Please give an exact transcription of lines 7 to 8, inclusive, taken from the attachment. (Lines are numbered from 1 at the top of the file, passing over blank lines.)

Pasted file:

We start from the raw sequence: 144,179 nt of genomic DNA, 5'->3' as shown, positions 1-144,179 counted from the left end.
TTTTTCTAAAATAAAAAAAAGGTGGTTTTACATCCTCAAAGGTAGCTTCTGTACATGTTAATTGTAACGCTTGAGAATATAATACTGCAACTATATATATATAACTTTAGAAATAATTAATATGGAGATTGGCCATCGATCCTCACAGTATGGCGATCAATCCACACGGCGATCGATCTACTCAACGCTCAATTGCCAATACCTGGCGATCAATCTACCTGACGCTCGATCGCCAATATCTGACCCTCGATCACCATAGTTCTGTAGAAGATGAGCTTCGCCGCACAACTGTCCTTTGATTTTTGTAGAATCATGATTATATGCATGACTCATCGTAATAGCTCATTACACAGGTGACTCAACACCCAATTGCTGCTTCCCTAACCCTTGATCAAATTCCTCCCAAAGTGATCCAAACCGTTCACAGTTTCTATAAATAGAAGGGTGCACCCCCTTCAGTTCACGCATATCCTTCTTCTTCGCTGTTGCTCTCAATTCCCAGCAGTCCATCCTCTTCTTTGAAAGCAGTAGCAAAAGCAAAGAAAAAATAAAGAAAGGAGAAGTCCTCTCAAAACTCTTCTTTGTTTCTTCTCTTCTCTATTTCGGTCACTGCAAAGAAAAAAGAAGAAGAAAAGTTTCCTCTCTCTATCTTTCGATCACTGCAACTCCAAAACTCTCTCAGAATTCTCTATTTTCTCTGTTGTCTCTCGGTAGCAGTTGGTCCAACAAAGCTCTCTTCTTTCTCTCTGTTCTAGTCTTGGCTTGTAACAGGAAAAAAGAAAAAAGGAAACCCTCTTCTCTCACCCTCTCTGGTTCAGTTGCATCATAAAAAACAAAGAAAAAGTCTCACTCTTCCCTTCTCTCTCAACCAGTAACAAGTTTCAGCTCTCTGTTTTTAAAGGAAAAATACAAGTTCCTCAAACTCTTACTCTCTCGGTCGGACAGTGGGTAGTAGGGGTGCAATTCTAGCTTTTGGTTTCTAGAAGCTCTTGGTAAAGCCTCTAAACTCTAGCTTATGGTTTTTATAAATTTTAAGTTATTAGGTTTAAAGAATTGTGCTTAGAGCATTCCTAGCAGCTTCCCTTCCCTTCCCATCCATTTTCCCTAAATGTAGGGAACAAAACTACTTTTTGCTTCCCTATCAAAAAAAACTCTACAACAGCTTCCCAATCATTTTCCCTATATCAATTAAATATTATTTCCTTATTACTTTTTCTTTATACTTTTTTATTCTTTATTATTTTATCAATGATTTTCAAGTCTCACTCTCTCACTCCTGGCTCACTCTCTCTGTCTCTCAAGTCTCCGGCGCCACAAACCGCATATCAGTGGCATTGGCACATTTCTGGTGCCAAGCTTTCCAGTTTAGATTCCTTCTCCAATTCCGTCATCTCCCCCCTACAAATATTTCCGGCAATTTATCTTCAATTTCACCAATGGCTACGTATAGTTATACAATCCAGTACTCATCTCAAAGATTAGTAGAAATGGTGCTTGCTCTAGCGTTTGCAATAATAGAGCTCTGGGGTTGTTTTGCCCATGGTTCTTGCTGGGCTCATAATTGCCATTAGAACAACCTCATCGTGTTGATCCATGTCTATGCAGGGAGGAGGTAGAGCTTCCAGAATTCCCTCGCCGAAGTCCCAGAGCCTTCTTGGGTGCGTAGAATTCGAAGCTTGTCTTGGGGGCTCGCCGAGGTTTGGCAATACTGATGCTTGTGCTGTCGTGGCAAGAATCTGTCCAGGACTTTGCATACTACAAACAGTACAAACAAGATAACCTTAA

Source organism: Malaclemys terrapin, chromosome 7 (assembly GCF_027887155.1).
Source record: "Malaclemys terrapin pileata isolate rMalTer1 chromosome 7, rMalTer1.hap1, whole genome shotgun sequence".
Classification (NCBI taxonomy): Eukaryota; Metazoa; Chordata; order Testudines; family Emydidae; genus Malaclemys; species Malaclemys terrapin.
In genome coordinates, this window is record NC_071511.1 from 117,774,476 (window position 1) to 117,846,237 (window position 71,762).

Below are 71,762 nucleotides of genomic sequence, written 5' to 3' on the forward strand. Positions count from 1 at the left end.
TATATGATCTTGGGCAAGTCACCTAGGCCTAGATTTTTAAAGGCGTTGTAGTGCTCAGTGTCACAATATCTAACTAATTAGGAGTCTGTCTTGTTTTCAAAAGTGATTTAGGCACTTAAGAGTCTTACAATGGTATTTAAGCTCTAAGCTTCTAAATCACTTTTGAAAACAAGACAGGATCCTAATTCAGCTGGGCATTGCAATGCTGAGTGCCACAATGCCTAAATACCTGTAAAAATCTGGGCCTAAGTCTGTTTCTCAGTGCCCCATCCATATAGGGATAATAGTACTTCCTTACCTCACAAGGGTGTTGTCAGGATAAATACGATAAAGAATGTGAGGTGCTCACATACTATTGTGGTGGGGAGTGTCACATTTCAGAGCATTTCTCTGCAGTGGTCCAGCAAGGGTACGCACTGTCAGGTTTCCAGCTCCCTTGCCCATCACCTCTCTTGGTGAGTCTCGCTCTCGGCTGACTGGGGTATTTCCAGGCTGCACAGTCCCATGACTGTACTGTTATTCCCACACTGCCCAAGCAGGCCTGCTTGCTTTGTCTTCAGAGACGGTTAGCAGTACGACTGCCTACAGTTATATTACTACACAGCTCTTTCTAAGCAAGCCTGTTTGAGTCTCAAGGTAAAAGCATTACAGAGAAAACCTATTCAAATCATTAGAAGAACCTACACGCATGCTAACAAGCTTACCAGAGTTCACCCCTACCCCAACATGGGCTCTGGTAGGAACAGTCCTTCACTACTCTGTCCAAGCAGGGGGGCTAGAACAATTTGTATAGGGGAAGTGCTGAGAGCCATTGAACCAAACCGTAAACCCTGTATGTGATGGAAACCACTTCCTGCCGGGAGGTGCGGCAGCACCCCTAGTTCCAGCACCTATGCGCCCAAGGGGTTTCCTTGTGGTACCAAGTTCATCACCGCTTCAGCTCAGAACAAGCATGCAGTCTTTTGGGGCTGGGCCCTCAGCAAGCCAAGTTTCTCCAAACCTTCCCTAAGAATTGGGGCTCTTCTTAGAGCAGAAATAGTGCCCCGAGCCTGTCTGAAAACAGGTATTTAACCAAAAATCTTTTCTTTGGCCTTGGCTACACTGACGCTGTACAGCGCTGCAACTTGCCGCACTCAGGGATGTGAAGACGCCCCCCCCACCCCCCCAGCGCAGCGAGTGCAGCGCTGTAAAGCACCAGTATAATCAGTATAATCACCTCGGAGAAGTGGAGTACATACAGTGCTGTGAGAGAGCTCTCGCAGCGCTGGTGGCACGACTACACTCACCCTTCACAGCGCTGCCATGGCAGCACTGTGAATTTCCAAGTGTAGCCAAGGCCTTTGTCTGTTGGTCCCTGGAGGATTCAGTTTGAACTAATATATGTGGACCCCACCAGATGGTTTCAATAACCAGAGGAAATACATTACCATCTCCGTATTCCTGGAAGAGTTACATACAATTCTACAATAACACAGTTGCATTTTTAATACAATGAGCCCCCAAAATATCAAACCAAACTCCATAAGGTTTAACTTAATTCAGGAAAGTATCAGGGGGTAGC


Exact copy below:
Below are 71,762 nucleotides of genomic sequence, written 5' to 3' on the forward strand. Positions count from 1 at the left end.
TATATGATCTTGGGCAAGTCACCTAGGCCTAGATTTTTAAAGGCGTTGTAGTGCTCAGTGTCACAATATCTAACTAATTAGGAGTCTGTCTTGTTTTCAAAAGTGATTTAGGCACTTAAGAGTCTTACAATGGTATTTAAGCTCTAAGCTTCTAAATCACTTTTGAAAACAAGACAGGATCCTAATTCAGCTGGGCATTGCAATGCTGAGTGCCACAATGCCTAAATACCTGTAAAAATCTGGGCCTAAGTCTGTTTCTCAGTGCCCCATCCATATAGGGATAATAGTACTTCCTTACCTCACAAGGGTGTTGTCAGGATAAATACGATAAAGAATGTGAGGTGCTCACATACTATTGTGGTGGGGAGTGTCACATTTCAGAGCATTTCTCTGCAGTGGTCCAGCAAGGGTACGCACTGTCAGGTTTCCAGCTCCCTTGCCCATCACCTCTCTTGGTGAGTCTCGCTCTCGGCTGACTGGGGTATTTCCAGGCTGCACAGTCCCATGACTGTACTGTTATTCCCACACTGCCCAAGCAGGCCTGCTTGCTTTGTCTTCAGAGACGGTTAGCAGTACGACTGCCTACAGTTATATTACTACACAGCTCTTTCTAAGCAAGCCTGTTTGAGTCTCAAGGTAAAAGCATTACAGAGAAAACCTATTCAAATCATTAGAAGAACCTACACGCATGCTAACAAGCTTACCAGAGTTCACCCCTACCCCAACATGGGCTCTGGTAGGAACAGTCCTTCACTACTCTGTCCAAGCAGGGGGGCTAGAACAATTTGTATAGGGGAAGTGCTGAGAGCCATTGAACCAAACCGTAAACCCTGTATGTGATGGAAACCACTTCCTGCCGGGAGGTGCGGCAGCACCCCTAGTTCCAGCACCTATGCGCCCAAGGGGTTTCCTTGTGGTACCAAGTTCATCACCGCTTCAGCTCAGAACAAGCATGCAGTCTTTTGGGGCTGGGCCCTCAGCAAGCCAAGTTTCTCCAAACCTTCCCTAAGAATTGGGGCTCTTCTTAGAGCAGAAATAGTGCCCCGAGCCTGTCTGAAAACAGGTATTTAACCAAAAATCTTTTCTTTGGCCTTGGCTACACTGACGCTGTACAGCGCTGCAACTTGCCGCACTCAGGGATGTGAAGACGCCCCCCCCACCCCCCCAGCGCAGCGAGTGCAGCGCTGTAAAGCACCAGTATAATCAGTATAATCACCTCGGAGAAGTGGAGTACATACAGTGCTGTGAGAGAGCTCTCGCAGCGCTGGTGGCACGACTACACTCACCCTTCACAGCGCTGCCATGGCAGCACTGTGAATTTCCAAGTGTAGCCAAGGCCTTTGTCTGTTGGTCCCTGGAGGATTCAGTTTGAACTAATATATGTGGACCCCACCAGATGGTTTCAATAACCAGAGGAAATACATTACCATCTCCGTATTCCTGGAAGAGTTACATACAATTCTACAATAACACAGTTGCATTTTTAATACAATGAGCCCCCAAAATATCAAACCAAACTCCATAAGGTTTAACTTAATTCAGGAAAGTATCAGGGGGTAGC